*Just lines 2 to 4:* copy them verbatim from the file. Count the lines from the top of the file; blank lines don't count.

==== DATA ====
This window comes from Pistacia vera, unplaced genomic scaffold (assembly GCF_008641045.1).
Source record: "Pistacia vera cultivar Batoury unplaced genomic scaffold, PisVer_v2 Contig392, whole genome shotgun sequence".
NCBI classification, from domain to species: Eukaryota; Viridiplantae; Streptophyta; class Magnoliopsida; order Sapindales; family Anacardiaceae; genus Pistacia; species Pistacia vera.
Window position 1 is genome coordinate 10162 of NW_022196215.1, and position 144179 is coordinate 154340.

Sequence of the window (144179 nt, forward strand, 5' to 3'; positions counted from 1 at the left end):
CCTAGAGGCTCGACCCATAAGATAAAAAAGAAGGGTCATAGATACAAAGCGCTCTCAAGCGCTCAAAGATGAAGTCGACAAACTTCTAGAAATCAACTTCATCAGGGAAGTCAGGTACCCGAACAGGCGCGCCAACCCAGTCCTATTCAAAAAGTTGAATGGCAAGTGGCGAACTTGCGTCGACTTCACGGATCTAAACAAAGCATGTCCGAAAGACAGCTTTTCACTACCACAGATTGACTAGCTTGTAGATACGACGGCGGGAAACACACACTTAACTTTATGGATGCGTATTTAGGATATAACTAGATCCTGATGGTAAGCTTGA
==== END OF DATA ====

Source record: "Pistacia vera cultivar Batoury unplaced genomic scaffold, PisVer_v2 Contig392, whole genome shotgun sequence".
NCBI classification, from domain to species: Eukaryota; Viridiplantae; Streptophyta; class Magnoliopsida; order Sapindales; family Anacardiaceae; genus Pistacia; species Pistacia vera.
Window position 1 is genome coordinate 10162 of NW_022196215.1, and position 144179 is coordinate 154340.